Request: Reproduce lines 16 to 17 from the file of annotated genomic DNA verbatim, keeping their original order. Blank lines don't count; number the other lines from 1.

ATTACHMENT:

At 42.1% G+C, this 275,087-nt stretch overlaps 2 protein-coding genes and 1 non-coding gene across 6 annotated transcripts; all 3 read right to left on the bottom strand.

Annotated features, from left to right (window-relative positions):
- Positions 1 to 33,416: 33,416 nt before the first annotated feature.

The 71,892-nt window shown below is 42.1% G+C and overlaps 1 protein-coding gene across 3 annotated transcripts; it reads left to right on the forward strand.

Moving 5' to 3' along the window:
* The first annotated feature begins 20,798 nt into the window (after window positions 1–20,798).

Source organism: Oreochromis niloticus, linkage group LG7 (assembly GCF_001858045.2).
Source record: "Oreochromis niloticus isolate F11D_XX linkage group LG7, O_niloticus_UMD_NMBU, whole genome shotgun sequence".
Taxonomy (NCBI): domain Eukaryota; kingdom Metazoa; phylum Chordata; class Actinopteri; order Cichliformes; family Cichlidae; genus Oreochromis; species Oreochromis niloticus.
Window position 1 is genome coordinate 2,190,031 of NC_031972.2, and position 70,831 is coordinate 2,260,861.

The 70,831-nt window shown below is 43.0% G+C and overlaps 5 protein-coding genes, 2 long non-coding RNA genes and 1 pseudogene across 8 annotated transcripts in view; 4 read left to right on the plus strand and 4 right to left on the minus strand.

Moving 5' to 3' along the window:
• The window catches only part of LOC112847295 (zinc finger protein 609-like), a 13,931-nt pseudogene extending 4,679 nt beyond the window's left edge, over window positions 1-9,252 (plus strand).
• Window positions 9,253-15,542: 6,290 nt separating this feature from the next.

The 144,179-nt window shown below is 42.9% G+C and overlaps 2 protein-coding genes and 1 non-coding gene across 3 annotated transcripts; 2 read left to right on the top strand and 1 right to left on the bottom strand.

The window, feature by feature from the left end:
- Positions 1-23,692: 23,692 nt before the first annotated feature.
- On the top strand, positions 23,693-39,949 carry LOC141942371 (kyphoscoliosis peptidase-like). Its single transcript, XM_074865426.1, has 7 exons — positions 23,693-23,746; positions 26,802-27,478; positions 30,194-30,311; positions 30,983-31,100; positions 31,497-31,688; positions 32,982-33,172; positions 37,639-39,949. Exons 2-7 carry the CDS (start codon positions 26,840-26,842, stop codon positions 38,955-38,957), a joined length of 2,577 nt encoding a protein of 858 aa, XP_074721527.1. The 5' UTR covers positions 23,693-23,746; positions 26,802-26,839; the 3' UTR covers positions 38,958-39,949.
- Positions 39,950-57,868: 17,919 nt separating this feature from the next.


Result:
The window, feature by feature from the left end:
- Positions 1-23,692: 23,692 nt before the first annotated feature.